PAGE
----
While the red label may be the best selling scotch whisky in the world, the black label is their “premium” version and actually bears an age statement unlike the red version. But is there enough of a difference that it makes up for the increased price tag?
John Walker sold his family farm in 1819 and bought a grocery store in Kilmarnock, Scotland. Following the 1823 licensing of distilleries in Scotland John, who did not drink, started producing his own brand of blended spirits for sale in his store. He would produce blends to his customer’s requirements since, as a man who did not drink alcohol, he had none of his own.
The brand became somewhat popular, and following John’s death in 1857 his sons took up the family business. With the passage of a new law in 1860 that allowed for a wider variety of blended whisky to be produced John’s sons solidified the company as a producer of blended whiskys by being among the first to innovate with the larger varieties now available. They also introduced the first square bottle in 1860 allowing more bottles to be stored on store shelves, as well as the distinctive tilted label that differentiated the brand and remains a feature to this day.
The Walkers purchased the Cardhu distillery in 1893, which became the primary single malt scotch used in the production of the red and black label whiskys.
In 1909 the descendants of John Walker embarked on a rebranding effort. They hired cartoonist Tom Browne to create a new logo, and he produced the Striding Man that remains the iconic logo of the Johnnie Walker brand.
In 1925 the company joined the Distillers Company, which was acquired by the Irish Guinness in 1986, and subsequently merged with Diageo in 1997.
Despite local backlash Diageo decided to close the original Johnnie Walker distillery in Kilmarnock, the place where it all started, in 2012.
There’s not much to talk about here. Johnnie Walker is a famous blended whisky producer and they don’t share much about where they source their spirit from or what the grain bill is for their source. We can assume that the majority of the spirit comes from the Cardhu distillery but even that is an educated guess.
In terms of what they actually say about the spirit this is the most we get from the company:
Johnnie Walker Black Label is a smooth and beautifully balanced whisky with a distinctive smoky flavour, expertly crafted using an unrivalled selection of Single Malts and Grains each aged for at least 12 years.
As a scotch whisky we can make a couple assumptions, namely that this spirit was aged in oak barrels and that the youngest drop of whisky in this bottle is 12 years old. Beyond that we don’t have much information other than “it’s brown.”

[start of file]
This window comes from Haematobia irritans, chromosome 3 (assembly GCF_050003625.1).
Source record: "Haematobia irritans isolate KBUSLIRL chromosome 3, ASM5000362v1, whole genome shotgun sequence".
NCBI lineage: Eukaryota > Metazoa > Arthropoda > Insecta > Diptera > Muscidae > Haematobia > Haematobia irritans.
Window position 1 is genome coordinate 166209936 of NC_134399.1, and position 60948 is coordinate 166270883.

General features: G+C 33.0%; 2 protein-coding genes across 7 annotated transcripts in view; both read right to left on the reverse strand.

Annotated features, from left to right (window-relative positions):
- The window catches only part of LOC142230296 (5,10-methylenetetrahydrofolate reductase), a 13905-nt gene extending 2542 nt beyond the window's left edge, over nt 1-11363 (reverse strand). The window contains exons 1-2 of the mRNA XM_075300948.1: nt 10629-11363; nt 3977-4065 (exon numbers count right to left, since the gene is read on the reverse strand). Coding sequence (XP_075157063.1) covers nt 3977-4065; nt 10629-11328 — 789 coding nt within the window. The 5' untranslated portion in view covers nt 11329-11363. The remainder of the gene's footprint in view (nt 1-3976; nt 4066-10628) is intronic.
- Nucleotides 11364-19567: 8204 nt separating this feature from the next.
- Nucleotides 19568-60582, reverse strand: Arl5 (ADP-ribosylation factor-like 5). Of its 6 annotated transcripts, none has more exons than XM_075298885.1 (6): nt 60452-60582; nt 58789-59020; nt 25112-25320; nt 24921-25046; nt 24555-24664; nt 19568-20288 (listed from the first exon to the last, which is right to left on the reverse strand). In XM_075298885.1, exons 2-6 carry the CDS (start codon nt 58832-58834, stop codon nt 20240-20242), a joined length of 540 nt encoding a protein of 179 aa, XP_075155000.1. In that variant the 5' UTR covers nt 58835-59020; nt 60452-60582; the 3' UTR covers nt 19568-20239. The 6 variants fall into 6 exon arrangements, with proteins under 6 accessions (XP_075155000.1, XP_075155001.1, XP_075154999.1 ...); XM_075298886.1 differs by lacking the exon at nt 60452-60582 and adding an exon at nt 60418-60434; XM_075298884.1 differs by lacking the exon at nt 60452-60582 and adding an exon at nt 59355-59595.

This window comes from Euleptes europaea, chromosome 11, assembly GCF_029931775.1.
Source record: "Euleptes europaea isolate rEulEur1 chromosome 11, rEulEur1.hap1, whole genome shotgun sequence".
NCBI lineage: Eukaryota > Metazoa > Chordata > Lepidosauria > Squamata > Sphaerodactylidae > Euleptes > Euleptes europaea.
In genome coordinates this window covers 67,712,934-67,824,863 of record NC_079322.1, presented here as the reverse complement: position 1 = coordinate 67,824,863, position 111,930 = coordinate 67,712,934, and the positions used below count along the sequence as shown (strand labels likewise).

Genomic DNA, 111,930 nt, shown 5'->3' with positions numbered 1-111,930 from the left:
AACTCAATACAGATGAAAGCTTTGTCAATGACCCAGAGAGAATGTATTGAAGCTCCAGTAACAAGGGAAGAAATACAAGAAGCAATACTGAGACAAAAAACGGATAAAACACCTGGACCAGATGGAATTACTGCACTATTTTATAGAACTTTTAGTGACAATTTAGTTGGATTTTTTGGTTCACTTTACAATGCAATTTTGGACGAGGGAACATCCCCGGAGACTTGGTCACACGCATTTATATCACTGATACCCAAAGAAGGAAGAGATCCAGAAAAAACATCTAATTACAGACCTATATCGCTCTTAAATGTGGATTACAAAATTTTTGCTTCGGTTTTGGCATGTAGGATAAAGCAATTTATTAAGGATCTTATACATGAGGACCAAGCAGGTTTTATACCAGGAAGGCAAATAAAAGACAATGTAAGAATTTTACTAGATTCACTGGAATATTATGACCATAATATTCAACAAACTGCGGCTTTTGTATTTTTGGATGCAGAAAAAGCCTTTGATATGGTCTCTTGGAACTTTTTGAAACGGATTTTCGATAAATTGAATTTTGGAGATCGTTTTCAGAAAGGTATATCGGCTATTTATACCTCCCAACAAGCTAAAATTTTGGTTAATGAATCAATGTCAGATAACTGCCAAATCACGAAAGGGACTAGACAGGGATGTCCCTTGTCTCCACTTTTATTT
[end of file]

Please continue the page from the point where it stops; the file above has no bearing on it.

Even in this smaller tasting size bottle the hallmarks of the original 1860’s Johnnie Walker design are present, from the square bottle to the tilted label. The only big change is the addition of the 1909 Striding Man logo below the label.
The bottle is topped with a metal screw top cap, which is better than a plastic cap but not by much.
On the nose there’s the usual suspects — toffee caramel, some vanilla mixed in for good measure, and maybe a bit of cheeky cinnamon hiding in the background. It’s a solid traditional flavor profile that any scotch lover would recognize.
That familiar profile continues throughout the first sip, with the spirit having what I feel is a heavier weight on the tongue than I would expect from a 40% ABV alcohol. There’s a slow build of flavors that peaks just as you swallow and leaves a pleasant aftertaste.
There aren’t a lot of surprises in this tasting, what you smell is what you get. The one notable thing I found isn’t what is present but more what is missing — there’s not a lot of the traditional earthy peat flavor in this scotch whisky. I can almost taste something hiding in the background but that might just be the tannin mimicking the taste.
Add a rock of ice and the vanilla will really start to pop in the nose of this spirit, with the caramel taking a back seat. That said, the flavor when you take a sip doesn’t actually change all that much. The primary flavors are still present with nothing really added or removed. The only difference is that it feels a little lighter, and there might not be as much of the traditional burn.
It’s a fine scotch whisky, but there’s nothing amazing about it. There’s definitely less peat flavor than with other bottles but if that’s the reason you’re picking it then I might suggest a bourbon instead. Really the only reason you would choose this liquor over something less expensive is the branding.
Johnnie Walker Black Label
Owner: Diageo, UK
Classification: Blended scotch whisky
Grain bill: Unknown
Aging: 12 years
Proof: 40% ABV
Price: $30.99/ 750ml
Overall Rating: 2/5
Excellent marketing surrounding an acceptable product.